When he kicked Representatives Justin Amash (R-Mich.) and Tim Huelskamp (R-Kan.) off the Budget Committee, Speaker of the House John Boehner (shown), a Republican from Ohio, also kicked up a firestorm of controversy, riling up the libertarian wing of the GOP.
On Tuesday, for example, liberty-minded activists from FreedomWorks and Young Americans for Liberty visited Speaker Boehner‘s office “to register their dissapointment over the removal of Representatives Justin Amash, David Schweikert & Tim Huelskamp from their committee assignments.”
Young Americans for Liberty is the “largest, most active, and fastest-growing pro-liberty organization on America's college campuses. With more than 300 chapters and 26,000 student activists nationwide, YAL seeks to recruit, train, educate, and mobilize students on the ideals of liberty and the Constitution.”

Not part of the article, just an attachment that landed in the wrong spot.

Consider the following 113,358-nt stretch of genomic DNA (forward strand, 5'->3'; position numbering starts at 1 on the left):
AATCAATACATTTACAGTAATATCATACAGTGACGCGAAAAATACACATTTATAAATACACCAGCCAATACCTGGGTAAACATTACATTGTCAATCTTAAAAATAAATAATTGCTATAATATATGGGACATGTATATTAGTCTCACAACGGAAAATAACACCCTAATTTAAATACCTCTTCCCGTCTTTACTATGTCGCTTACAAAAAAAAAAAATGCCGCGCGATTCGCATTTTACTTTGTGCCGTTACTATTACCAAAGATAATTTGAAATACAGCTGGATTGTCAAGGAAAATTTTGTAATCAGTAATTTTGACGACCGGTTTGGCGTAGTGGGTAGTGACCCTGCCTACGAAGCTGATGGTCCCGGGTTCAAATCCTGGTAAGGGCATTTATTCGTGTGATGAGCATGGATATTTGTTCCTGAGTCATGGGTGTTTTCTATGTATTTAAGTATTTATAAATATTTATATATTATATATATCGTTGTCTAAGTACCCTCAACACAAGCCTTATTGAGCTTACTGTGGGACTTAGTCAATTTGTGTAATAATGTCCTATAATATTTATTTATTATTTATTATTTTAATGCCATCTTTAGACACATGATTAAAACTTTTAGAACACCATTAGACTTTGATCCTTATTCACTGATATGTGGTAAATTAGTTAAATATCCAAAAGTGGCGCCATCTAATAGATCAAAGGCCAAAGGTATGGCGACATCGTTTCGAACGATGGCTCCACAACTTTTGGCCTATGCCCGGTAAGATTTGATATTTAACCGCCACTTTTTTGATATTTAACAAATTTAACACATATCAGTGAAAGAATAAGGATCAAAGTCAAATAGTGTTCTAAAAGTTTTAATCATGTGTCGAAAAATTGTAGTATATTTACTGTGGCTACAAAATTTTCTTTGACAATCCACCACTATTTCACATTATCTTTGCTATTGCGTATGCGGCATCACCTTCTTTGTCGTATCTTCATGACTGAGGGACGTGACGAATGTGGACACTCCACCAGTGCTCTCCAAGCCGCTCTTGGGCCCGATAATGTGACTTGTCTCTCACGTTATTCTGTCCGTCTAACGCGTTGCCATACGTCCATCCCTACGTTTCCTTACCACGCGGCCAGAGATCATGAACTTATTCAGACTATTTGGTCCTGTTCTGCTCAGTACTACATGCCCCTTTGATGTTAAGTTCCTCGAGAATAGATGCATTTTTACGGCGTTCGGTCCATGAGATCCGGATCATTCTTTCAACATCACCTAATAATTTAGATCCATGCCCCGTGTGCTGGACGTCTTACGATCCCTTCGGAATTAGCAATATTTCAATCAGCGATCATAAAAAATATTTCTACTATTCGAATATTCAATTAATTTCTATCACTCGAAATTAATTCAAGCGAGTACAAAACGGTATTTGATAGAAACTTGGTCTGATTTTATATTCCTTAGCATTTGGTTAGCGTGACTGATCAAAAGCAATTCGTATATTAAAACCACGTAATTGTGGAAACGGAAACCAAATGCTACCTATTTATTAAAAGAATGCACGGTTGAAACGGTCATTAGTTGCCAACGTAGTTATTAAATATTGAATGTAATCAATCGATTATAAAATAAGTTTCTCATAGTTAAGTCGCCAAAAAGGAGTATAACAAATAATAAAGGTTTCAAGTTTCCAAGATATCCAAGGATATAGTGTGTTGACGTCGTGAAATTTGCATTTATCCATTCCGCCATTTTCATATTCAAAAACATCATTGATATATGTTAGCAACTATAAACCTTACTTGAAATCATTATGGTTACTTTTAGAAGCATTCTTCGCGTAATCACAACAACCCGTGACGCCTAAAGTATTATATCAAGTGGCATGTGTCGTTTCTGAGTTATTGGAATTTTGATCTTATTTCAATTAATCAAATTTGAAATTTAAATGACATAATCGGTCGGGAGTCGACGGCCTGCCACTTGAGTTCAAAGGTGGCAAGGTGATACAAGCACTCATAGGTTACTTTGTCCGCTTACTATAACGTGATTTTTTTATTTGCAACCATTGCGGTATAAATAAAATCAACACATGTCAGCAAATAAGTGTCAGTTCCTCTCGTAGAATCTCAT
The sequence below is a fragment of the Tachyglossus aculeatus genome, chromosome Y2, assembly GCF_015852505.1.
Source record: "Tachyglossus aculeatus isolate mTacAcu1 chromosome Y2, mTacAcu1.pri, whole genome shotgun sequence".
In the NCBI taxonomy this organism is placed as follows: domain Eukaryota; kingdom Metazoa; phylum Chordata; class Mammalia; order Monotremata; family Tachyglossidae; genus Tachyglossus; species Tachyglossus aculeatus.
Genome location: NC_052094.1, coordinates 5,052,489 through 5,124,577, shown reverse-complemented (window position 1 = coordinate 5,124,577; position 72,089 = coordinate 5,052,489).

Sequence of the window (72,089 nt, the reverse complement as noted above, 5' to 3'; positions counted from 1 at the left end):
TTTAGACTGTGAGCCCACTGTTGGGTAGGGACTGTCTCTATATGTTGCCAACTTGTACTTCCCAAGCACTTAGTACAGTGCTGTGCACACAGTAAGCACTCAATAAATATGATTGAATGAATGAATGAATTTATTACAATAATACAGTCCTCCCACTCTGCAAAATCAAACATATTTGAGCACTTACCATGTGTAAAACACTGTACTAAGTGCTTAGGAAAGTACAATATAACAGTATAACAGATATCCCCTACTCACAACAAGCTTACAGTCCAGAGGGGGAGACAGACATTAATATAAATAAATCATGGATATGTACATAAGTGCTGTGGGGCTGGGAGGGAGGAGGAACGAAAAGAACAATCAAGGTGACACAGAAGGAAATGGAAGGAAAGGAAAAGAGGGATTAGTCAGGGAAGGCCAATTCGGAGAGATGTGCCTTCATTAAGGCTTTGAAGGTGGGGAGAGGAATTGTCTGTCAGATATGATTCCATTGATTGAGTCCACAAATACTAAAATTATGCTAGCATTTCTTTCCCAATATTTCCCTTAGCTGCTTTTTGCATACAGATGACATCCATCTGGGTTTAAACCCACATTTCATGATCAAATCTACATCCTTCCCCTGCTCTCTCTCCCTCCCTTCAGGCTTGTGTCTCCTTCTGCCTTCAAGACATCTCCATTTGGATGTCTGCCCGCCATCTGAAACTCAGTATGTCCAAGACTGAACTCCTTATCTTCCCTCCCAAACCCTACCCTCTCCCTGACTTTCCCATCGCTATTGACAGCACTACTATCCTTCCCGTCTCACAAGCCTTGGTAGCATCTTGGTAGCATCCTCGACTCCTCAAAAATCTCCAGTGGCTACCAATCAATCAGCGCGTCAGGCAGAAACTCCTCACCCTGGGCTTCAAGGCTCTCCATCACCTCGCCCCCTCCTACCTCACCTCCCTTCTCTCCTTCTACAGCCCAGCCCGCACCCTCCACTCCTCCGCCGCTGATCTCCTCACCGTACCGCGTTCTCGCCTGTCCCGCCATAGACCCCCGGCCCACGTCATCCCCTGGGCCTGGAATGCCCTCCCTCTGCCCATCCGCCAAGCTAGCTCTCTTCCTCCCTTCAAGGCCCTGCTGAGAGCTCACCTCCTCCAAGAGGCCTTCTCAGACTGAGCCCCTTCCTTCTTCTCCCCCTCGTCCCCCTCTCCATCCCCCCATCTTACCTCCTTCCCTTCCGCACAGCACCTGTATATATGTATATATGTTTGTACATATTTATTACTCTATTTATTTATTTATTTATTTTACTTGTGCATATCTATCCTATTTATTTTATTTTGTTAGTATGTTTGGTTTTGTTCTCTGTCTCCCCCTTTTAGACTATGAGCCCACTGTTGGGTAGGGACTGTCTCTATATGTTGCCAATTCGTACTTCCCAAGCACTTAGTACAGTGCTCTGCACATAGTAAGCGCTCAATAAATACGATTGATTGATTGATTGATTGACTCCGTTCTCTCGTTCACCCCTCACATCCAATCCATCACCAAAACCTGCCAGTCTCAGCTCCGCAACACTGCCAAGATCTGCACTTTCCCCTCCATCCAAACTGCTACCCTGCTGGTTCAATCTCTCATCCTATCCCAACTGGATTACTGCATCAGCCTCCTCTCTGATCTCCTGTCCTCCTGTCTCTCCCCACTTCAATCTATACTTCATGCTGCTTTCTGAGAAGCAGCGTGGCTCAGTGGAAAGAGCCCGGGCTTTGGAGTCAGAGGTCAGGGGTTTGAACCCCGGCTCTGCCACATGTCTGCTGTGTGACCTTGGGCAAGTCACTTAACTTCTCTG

Upon arriving at the speaker’s office, a Boehner spokesman refused to answer the protestors’ complaints, relying on the safety of the “armed guards” that surrounded the group.
Other, less libertarian conservative groups are also calling Boehner out for his decision to exile Amash, Huelskamp, and others. Politico reports:
Heritage Action accused Boehner of trying to find “creative ways to fund” President Barack Obama’s “big-government agenda.” The group also compared Boehner with someone who notoriously broke his no-tax pledge: the nation’s 41st president.
“In 1990, President George H.W. Bush broke his solemn pledge: ‘read my lips: no new taxes,’” Heritage Action wrote in the email to supporters. “It cost him the election. In more than 20 years since, congressional Republicans have avoided making the same mistake. And now, as our nation’s economy is struggling to produce growth, our leaders in Congress are about to make precisely the wrong decision.”
Club for Growth also bashed Boehner, but encouraged Amash and company, reminding them that their banishment from committee assignments left them “free of the last remnants of establishment leverage against them.”
The hits just keep on coming. FreedomWorks, one of the core of the so-called Tea Party groups, described the move by Boehner and the GOP Steering Committee a “remarkably hostile act by leadership.”
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